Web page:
(Don’t know if you’re using IE6? You can check by opening up IE and going to Help–>About Internet Explorer. If you’re using anything less than 7 (and really, you ought to be on 8 by now), you need to upgrade. You MUST (yes, I’m yelling) upgrade. You can get the latest version of Internet Explorer here .)
“You might be asking yourself two questions right about now: What’s so bad about IE6? And why do so many people still use it? The answer to the first question is relatively simple: Internet Explorer 6 is outdated technology in a rapidly-changing Internet landscape. Imagine trying to use the social web, Microsoft Office, iTunes, IM, your video games, and all of your desktop apps…with a computer from 2001 (20 GB of space, 256 MB of RAM, anyone?). It’s the same thing: a great deal of new web technology is simply incompatible with IE6.”–Ben Parr, “IE6 Must Die for the Web to Move On.”
In other words, if you want to get the most out of the web, you can’t be using 8-year old technology; not when the web changes minute-to-minute. As Parr points out in his post, not updating your browser is just as bad as not updating your virus software. The results (especially in the case of IE6) are often about the same; it is much easier to end up with an infected or hijacked PC using old versions of browser software. Newer versions of IE are geared to protect your computer from more types of viruses and attacks. Patching security holes is a major reason for upgrading any software, and IE6 famously has holes you can drive an aircraft carrier through.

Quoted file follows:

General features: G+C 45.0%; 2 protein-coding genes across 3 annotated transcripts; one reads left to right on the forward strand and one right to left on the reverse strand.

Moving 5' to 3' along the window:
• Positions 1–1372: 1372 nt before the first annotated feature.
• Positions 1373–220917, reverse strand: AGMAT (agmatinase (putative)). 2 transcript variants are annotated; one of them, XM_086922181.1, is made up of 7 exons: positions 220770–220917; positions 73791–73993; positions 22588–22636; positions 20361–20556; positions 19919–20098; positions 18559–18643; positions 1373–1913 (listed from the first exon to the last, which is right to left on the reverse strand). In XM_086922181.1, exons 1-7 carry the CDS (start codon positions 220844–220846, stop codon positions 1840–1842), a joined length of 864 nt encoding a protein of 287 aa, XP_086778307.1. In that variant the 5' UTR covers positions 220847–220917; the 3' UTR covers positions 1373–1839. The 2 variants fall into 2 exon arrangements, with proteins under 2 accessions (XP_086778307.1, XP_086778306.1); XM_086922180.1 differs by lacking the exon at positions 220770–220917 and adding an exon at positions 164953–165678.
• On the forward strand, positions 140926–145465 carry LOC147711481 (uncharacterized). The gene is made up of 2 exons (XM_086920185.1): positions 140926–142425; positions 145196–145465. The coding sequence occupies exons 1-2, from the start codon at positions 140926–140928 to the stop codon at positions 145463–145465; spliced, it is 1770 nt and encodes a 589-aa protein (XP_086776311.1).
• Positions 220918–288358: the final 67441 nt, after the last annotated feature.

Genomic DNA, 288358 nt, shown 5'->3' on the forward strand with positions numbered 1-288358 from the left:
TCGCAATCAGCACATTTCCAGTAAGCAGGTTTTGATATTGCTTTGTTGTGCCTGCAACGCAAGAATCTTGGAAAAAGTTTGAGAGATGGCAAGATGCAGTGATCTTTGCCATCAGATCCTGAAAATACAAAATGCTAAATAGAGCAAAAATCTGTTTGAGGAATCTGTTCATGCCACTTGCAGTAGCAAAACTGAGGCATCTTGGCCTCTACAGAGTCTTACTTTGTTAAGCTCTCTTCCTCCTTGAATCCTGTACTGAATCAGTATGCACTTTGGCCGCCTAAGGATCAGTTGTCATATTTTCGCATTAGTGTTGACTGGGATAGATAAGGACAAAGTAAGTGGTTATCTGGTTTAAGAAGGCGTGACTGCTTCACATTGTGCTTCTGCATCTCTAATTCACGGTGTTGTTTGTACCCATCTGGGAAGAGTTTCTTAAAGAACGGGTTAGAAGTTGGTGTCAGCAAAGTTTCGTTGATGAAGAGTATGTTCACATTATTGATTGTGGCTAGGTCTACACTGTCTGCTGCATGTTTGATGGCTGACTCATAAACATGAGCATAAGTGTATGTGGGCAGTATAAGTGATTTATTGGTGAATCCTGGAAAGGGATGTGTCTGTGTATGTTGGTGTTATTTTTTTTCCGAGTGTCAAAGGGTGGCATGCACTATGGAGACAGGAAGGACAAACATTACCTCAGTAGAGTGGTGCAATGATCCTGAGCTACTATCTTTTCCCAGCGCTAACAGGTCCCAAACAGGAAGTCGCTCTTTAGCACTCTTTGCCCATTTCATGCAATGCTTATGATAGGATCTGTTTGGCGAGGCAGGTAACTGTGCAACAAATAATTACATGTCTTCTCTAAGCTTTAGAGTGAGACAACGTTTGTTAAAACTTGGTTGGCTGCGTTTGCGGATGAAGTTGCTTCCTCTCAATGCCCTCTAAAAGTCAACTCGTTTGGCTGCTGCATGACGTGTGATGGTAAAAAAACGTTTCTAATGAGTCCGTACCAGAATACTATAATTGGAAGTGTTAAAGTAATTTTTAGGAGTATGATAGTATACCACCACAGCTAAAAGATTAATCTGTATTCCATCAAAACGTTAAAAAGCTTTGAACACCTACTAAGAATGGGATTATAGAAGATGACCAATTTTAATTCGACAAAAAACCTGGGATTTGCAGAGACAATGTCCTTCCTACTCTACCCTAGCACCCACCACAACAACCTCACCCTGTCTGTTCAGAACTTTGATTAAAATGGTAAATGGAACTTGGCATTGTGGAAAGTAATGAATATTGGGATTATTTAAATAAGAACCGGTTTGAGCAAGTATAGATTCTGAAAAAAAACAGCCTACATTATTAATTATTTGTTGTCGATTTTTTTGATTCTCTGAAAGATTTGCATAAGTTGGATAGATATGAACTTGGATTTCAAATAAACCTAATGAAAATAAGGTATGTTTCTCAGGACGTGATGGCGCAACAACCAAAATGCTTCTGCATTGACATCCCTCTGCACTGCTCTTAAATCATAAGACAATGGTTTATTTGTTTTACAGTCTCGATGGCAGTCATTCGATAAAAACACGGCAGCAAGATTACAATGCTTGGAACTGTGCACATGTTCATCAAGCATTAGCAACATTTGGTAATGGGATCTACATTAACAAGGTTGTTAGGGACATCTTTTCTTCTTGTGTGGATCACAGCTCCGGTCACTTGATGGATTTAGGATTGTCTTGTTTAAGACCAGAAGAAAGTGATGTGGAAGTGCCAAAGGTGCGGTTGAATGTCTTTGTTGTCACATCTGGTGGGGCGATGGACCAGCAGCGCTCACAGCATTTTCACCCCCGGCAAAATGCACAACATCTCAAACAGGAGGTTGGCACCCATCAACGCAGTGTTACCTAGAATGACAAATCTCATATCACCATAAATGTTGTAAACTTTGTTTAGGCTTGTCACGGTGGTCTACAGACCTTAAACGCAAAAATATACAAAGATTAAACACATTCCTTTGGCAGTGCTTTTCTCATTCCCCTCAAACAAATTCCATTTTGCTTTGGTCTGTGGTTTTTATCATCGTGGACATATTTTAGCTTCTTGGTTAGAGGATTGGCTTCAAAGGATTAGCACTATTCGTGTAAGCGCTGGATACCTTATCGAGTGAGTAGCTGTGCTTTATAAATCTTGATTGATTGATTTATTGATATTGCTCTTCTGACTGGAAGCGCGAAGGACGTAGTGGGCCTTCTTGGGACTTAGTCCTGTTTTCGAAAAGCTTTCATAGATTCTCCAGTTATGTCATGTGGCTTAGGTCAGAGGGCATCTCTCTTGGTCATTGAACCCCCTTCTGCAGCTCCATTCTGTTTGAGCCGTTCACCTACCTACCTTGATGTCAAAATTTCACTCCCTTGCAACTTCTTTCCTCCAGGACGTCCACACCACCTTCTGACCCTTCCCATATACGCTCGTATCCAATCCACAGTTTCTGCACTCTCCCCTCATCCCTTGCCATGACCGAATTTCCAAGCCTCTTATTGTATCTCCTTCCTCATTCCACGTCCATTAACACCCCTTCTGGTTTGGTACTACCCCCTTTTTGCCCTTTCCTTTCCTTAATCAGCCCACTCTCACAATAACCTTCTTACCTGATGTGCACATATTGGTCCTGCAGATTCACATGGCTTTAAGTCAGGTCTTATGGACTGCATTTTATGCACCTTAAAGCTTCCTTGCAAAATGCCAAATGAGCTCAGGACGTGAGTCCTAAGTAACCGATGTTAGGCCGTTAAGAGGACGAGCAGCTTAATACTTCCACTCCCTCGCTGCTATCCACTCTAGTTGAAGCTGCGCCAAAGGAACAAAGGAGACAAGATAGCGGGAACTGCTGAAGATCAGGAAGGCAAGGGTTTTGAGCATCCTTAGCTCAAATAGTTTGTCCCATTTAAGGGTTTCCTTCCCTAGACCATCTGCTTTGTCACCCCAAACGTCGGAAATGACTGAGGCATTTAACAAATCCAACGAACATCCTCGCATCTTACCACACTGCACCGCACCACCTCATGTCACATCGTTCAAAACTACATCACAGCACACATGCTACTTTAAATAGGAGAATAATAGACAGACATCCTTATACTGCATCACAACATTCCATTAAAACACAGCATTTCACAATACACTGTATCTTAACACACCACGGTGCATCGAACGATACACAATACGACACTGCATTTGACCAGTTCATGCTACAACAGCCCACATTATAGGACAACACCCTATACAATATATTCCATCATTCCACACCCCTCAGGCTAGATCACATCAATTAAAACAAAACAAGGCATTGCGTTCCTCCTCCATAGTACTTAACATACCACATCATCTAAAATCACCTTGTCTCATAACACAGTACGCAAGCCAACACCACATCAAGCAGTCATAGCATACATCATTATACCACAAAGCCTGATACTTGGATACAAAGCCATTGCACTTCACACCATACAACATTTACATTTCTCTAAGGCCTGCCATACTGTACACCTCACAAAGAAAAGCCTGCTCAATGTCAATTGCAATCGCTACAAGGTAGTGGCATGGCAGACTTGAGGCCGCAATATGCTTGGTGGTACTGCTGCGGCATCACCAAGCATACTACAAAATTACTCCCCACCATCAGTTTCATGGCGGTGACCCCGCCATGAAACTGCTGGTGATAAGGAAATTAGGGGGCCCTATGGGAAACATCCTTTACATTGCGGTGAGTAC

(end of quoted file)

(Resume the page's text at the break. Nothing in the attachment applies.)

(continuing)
If that weren’t bad enough, keeping IE6 on your computer means that you’re not ready for the coming Web. For the past 10 years, the standard for web markup has been CSS/XHTML (Sorry, not HTML 4.) But HTML 5 is coming, and IE6 is flatly incapable of dealing with it. Many larger sites have already been cutting back on or eliminating compatibility with IE6 for some time; even Facebook tells you to get another browser if it detects you using IE6.
You might be comfortable with IE6, but 1) it’s not very safe to have installed and 2) you are going to increasingly be unable to use much of the web, especially more of the large scale sites and social applications. What are you waiting for?
UPDATE: Talk about timing! This article about a new movement to kill off IE6 just came out the day after I wrote this post.